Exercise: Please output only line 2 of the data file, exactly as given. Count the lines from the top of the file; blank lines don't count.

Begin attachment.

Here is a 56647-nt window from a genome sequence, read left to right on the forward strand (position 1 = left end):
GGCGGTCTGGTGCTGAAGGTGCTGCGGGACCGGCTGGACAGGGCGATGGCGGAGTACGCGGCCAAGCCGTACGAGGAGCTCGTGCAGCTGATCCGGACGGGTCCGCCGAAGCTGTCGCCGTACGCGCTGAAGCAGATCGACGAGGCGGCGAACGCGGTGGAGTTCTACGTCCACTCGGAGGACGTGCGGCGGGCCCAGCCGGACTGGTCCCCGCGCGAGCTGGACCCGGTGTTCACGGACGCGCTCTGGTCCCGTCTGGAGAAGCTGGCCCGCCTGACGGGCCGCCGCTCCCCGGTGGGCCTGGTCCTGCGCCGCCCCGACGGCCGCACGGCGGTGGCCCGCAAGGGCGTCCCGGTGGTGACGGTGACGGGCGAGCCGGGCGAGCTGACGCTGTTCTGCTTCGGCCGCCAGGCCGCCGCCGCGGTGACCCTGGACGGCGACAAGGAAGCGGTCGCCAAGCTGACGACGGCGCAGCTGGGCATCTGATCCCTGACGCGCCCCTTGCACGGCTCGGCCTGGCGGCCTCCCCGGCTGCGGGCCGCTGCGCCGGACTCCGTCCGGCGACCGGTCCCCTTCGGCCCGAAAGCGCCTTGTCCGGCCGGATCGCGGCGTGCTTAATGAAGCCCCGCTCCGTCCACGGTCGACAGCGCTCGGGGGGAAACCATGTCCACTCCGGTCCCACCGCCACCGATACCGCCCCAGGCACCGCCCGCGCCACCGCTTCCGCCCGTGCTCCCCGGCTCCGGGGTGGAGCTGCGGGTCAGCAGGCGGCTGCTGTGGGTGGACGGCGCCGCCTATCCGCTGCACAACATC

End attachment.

GGCGGTCTGGTGCTGAAGGTGCTGCGGGACCGGCTGGACAGGGCGATGGCGGAGTACGCGGCCAAGCCGTACGAGGAGCTCGTGCAGCTGATCCGGACGGGTCCGCCGAAGCTGTCGCCGTACGCGCTGAAGCAGATCGACGAGGCGGCGAACGCGGTGGAGTTCTACGTCCACTCGGAGGACGTGCGGCGGGCCCAGCCGGACTGGTCCCCGCGCGAGCTGGACCCGGTGTTCACGGACGCGCTCTGGTCCCGTCTGGAGAAGCTGGCCCGCCTGACGGGCCGCCGCTCCCCGGTGGGCCTGGTCCTGCGCCGCCCCGACGGCCGCACGGCGGTGGCCCGCAAGGGCGTCCCGGTGGTGACGGTGACGGGCGAGCCGGGCGAGCTGACGCTGTTCTGCTTCGGCCGCCAGGCCGCCGCCGCGGTGACCCTGGACGGCGACAAGGAAGCGGTCGCCAAGCTGACGACGGCGCAGCTGGGCATCTGATCCCTGACGCGCCCCTTGCACGGCTCGGCCTGGCGGCCTCCCCGGCTGCGGGCCGCTGCGCCGGACTCCGTCCGGCGACCGGTCCCCTTCGGCCCGAAAGCGCCTTGTCCGGCCGGATCGCGGCGTGCTTAATGAAGCCCCGCTCCGTCCACGGTCGACAGCGCTCGGGGGGAAACCATGTCCACTCCGGTCCCACCGCCACCGATACCGCCCCAGGCACCGCCCGCGCCACCGCTTCCGCCCGTGCTCCCCGGCTCCGGGGTGGAGCTGCGGGTCAGCAGGCGGCTGCTGTGGGTGGACGGCGCCGCCTATCCGCTGCACAACATC